New York City developer hunts for homebuyers squeezed by borrowing costs

Published Sun, Nov 13, 2022 · 04:16 PM

A NEW York real estate developer is trying a different tactic to sell apartments at a time of skyrocketing borrowing costs: an offer to pay down the buyer’s mortgage rate. 

Reducing a buyer’s potential borrowing costs – an incentive used by homebuilders this year as the market has shifted – is a more unusual perk for New York City’s competitive housing market. But Extell Development is seeking to spur sales at two of its buildings – One Manhattan Square and Brooklyn Point – by offering to buy down consumers’ mortgages rates by 2 percentage points annually during the first three years of their loans.

“We think that rates will come back down, but in the interim, we want to add to our competitive advantage,” said Gary Barnett, Extell’s founder and chairman. The buildings, which began offering the buy-downs in late October, will continue them through the end of the year. “It’s an important factor for people to try to bring down those monthly costs,” Barnett said.

The pandemic real estate boom has ground to a halt as the surge in mortgage rates – the average on a 30-year fixed loan hit 7.08 per cent last Thursday (Nov 10) according to Freddie Mac – sidelines potential buyers across the US. Sales have dropped off in cities including Phoenix as shoppers face an affordability crunch. New York hasn’t been immune. While the median price for all home sales in Manhattan is still up compared to last year, transactions are starting to slow. 

Barnett is using the buy-down offer to keep sales moving at a “reasonable level” as the pace has slowed from earlier this year. Just 57 per cent of the 814 units in the Manhattan tower have sold after seven years on the market, while 66 per cent of the Brooklyn building’s 481 units have sold, according to data from Marketproof.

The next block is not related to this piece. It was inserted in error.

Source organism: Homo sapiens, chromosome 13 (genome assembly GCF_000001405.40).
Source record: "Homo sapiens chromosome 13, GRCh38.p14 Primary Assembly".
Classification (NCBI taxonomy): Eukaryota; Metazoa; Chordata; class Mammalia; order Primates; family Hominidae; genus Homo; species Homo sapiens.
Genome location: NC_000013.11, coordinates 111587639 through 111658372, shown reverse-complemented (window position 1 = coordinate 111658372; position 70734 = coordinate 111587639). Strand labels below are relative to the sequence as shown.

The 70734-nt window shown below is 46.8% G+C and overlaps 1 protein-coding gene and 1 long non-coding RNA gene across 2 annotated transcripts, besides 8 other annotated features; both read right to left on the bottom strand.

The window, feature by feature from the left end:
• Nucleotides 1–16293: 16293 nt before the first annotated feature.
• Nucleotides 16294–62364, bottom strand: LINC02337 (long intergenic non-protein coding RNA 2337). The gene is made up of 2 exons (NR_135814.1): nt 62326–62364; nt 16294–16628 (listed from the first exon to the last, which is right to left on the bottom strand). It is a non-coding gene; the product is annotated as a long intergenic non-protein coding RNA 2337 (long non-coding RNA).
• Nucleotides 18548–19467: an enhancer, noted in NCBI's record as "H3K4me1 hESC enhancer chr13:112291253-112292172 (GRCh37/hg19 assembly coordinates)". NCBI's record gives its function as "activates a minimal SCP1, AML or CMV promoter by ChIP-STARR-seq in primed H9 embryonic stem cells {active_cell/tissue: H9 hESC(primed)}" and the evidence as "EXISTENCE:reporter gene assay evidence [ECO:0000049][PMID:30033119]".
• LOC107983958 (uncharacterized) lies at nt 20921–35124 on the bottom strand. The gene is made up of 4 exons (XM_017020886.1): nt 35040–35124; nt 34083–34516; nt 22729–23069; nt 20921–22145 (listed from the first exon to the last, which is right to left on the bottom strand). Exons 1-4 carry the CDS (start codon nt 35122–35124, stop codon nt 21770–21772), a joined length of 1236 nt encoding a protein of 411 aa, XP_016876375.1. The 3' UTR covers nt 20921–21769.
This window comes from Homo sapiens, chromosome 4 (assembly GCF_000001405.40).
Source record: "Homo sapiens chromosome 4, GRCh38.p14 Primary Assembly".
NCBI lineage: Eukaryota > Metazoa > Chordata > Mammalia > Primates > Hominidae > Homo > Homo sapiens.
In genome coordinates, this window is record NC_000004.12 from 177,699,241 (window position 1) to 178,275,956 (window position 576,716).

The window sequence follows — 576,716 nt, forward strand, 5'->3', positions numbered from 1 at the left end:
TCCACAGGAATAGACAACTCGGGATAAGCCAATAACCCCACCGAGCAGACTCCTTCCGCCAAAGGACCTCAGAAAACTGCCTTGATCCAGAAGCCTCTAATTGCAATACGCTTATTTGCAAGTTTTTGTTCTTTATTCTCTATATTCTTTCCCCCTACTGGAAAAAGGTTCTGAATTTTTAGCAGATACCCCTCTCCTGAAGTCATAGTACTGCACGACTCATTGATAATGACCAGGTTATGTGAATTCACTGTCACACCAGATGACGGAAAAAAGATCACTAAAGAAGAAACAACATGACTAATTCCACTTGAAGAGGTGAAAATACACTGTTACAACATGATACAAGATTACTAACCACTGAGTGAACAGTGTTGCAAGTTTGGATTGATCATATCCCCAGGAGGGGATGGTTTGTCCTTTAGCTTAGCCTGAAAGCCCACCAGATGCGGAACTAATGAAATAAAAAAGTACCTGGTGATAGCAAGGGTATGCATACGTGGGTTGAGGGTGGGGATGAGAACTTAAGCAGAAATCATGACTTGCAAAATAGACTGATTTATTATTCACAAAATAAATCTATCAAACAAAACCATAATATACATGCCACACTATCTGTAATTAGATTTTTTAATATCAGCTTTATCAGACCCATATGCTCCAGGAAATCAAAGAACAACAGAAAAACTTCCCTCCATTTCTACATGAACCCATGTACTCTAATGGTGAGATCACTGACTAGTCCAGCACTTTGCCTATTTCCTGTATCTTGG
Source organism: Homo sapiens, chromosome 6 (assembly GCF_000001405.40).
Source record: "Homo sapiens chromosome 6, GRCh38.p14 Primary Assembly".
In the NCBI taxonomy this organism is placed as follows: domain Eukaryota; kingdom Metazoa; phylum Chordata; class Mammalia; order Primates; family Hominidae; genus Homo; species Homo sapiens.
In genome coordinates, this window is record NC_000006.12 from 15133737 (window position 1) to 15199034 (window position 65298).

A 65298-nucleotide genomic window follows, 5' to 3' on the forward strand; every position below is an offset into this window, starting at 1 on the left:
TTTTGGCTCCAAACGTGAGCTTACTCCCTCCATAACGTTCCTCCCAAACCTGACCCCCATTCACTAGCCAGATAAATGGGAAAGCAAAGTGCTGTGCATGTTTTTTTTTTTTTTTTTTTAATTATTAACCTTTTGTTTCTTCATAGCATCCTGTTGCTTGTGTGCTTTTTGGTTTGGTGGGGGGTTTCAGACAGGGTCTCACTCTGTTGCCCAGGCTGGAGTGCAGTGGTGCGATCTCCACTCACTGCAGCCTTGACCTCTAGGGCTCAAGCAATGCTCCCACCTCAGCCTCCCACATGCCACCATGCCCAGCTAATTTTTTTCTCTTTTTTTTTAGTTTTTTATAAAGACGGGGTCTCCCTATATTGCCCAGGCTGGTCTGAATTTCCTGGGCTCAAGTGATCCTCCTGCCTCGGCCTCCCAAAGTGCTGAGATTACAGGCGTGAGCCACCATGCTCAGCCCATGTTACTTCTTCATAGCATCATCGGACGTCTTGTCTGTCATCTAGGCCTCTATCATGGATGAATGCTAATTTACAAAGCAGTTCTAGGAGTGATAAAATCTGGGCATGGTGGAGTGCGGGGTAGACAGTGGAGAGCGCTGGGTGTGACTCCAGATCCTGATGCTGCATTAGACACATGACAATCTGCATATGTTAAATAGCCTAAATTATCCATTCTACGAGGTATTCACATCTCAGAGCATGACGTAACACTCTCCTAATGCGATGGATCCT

“We do think it’s motivating people and is causing a pickup in velocity,” Barnett said. Extell’s senior vice-president of development, Ari Goldstein, said the two buildings have seen an increase in inquiries and appointments in the past two weeks with the new offer.

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It’s unclear exactly how borrowing costs will change in the coming months and years.’s chief economist Danielle Hale said last Thursday in a note about mortgage rates that buyers navigating the challenging housing market should avoid stretching their budget and think long-term about what they might need. 

Extell has turned to other incentives in the past to sell units in its buildings, including one deal where monthly rent would go towards an eventual down payment on the apartment. Most units currently on the market at the two Extell buildings are priced between US$1 million and US$4 million.

Extell will calculate its new offer based on a mortgage for 75 per cent of the purchase price. To incentivise cash buyers, the developer will credit the amount to their purchases, Extell’s Goldstein said. The median sales price on new developments in Manhattan, Brooklyn and Queens was down just 1 per cent to US$1.46 million in October from a month earlier as several large luxury units were sold, according to Marketproof. But sales are starting to slow with contracts signed for new units in those three boroughs – down 20 per cent in October from the previous month.

Other offers

Homebuilders have been employing rate buy-downs in recent months to drive traffic from interested buyers. DR Horton said last Wednesday that it’s turning to its lineup of incentives, which also include rate buy-downs, to address affordability concerns from potential shoppers. 

“It helps to differentiate a listing,” said Melissa Cohn, regional vice-president at William Raveis Mortgage. For buyers and sellers alike, it offers “a lot more bang for the buck” than a price reduction of the same amount since the savings are distributed over a couple of years rather than over the course of a 30-year loan.

Other developers, meanwhile, are unveiling more-standard New York breaks. In Hell’s Kitchen, the owner of Bloom on Forty Fifth is offering to cover one year of common charges and real estate taxes, while Front & York in Dumbo, Brooklyn, has a deal that would pay for two years of free common charges for any purchase that goes into contract before the end of 2022.

“For developers, you see the market, it’s very erratic and it’s better to address it now and clear inventory,” said Donna Olshan, president of Manhattan-based Olshan Realty. “Don’t wait around because it doesn’t really look like this thing is going to improve in the short run.” BLOOMBERG


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